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As all professional traders know, a good mindset is one of the most important ingredients for successful trading. You can know all the technical indicators under the sun, know all about risk management and have an encyclopaedic knowledge of the forex markets but if you don’t have a handle on your emotions you will never make a successful trader.

All traders have their psychological flaws and all traders have to work on them in order to succeed. The problems of self-sabotage will never go away until you start practicing good habits consistently.

Taking trades you know you shouldn’t

A sure sign of self-sabotage is taking trades that go against your trading plan. Deep down you know that you shouldn’t take the trade but you do it anyway. You also know that you will regret it as soon as it’s done and this causes two problems.

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Firstly, you take poor trades and throw money down the drain in commissions and secondly, you then have a live trade in the market which causes you even more emotional stress. Do you close the trade immediately because it wasn’t part of your plan and take a quick loss? Or, do you wait, in the hope that this one will run into a profit and you’ll close it then. As you can see, one wrong move in the forex business can quickly snowball into a difficult situation.

Not testing your system thoroughly

Not testing your system thoroughly is another sign of self-sabotage. You know that your system needs to be tested on out of sample data and analysed statistically but you trade it anyway without doing those necessary steps. While this could be put down to laziness, it’s also a clear signal of self-sabotage and will impede your ability to make money. Ask yourself why you are choosing to trade without doing everything you can to make money?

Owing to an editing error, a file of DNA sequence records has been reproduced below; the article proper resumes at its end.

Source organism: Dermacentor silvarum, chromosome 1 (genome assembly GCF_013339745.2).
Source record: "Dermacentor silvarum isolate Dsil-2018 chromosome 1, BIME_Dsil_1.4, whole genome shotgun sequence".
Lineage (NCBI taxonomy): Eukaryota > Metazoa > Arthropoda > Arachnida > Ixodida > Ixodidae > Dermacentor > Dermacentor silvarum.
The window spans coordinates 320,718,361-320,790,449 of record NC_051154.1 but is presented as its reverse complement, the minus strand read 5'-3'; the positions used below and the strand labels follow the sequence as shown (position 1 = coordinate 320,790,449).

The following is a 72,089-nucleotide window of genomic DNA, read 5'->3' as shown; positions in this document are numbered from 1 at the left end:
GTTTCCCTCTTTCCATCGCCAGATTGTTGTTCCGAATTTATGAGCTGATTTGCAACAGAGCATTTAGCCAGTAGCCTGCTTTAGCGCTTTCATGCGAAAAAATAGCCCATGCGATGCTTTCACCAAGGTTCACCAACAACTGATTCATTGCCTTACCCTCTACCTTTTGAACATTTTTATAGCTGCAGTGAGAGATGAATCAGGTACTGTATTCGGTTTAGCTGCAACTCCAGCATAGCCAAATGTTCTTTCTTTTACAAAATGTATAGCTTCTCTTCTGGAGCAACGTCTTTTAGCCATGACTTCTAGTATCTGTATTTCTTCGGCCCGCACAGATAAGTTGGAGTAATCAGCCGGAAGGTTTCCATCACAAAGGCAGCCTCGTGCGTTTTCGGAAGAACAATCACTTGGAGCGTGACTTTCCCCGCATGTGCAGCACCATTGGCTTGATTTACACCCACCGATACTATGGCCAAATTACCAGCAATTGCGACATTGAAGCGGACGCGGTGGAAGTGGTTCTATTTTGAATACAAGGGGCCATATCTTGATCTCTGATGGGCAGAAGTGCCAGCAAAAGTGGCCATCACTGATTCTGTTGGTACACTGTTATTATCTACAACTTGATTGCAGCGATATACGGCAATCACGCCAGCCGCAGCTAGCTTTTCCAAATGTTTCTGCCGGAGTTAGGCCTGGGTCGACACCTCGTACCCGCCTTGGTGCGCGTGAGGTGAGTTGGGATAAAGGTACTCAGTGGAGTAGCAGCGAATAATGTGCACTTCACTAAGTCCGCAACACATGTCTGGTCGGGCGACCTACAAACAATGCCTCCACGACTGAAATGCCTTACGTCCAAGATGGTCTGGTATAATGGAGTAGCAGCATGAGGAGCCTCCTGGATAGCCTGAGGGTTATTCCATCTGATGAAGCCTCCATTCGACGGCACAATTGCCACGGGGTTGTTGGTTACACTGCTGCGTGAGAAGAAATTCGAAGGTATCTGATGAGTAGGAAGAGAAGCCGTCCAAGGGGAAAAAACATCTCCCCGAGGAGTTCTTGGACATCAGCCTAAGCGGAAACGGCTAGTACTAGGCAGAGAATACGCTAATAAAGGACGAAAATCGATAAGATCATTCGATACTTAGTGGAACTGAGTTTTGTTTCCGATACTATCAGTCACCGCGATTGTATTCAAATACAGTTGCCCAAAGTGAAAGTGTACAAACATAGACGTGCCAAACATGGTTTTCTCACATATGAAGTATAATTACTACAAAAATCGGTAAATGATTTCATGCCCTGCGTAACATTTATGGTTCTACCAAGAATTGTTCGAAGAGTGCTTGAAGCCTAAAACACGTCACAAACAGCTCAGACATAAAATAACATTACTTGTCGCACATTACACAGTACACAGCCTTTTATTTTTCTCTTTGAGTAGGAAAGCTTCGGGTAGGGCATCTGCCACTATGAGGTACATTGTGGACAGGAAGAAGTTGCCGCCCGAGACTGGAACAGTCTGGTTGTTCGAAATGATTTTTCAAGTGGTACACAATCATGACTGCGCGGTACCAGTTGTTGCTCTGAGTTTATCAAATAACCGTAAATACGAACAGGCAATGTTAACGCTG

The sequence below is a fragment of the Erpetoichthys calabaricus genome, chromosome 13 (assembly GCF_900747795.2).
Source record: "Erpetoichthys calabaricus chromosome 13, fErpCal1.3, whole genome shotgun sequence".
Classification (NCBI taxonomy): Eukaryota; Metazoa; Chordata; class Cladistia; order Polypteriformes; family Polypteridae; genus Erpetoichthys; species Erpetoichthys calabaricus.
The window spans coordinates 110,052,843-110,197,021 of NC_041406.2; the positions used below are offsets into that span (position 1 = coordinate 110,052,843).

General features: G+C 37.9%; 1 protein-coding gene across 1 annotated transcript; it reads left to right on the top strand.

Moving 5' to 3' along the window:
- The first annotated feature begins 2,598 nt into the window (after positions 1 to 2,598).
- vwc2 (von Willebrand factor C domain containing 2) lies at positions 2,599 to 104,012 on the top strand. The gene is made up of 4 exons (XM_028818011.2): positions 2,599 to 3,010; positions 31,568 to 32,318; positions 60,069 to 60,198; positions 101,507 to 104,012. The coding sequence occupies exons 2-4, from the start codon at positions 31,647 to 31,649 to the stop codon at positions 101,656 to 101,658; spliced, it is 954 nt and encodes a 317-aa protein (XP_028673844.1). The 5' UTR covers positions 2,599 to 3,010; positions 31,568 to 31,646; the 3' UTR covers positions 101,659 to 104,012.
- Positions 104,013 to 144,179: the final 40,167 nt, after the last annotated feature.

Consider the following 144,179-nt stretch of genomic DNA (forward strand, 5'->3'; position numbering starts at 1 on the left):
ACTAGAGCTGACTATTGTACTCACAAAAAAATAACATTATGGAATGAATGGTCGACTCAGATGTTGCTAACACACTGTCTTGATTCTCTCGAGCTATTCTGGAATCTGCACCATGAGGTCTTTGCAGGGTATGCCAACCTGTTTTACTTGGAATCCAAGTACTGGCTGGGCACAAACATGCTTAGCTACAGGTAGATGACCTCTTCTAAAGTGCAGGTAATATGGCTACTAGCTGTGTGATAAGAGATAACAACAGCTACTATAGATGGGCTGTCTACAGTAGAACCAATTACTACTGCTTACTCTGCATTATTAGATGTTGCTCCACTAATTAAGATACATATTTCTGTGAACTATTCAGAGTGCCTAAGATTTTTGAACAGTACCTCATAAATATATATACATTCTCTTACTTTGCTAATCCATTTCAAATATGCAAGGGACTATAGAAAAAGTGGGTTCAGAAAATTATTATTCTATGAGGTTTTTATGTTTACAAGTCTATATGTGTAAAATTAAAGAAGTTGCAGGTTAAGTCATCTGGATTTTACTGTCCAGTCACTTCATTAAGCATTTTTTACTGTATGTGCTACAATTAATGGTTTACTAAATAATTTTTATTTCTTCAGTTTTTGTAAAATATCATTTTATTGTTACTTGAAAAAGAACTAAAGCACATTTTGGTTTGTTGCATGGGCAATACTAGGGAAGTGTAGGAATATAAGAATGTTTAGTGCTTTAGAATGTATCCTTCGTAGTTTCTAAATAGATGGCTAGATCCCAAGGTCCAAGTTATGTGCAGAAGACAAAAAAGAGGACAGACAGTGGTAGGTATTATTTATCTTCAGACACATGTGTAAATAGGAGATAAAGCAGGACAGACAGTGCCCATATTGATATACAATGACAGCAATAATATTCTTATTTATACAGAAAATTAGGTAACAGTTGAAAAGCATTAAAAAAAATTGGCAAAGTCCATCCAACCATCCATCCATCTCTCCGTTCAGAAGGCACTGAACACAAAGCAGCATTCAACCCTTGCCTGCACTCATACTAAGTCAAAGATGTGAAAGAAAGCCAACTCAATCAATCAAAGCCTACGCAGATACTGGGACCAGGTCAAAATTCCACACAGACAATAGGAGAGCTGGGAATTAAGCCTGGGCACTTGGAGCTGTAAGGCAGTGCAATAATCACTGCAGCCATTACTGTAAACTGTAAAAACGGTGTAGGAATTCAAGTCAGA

Not studying your results

Again, not analysing your results can be a product of laziness but it is also an indication of much more. If you want to improve your bottom line, studying your results is an absolute must but some traders simply refuse to do it. By studying your results you can see where you’re going wrong and make much needed improvements to your technique.

The bottom line

If you are guilty of self-sabotage you are not alone. Many traders face this problem and the trick is to recognise it and act accordingly. Self-sabotage shows up most in traders who have hidden, emotional baggage that they refuse to deal with. This means they will turn to trading as a way of dealing with stress, just like an alcoholic turns to drink. For these traders, making and (inevitably) losing money can actually stoke feelings of shame and regret.

Self-sabotage is therefore the biggest obstacle for traders to address in order for profits to grow. After all, if you are not looking at your results, not following your plan and not verifying your system, you are simply clicking buy and sell. In other words, you are gambling.

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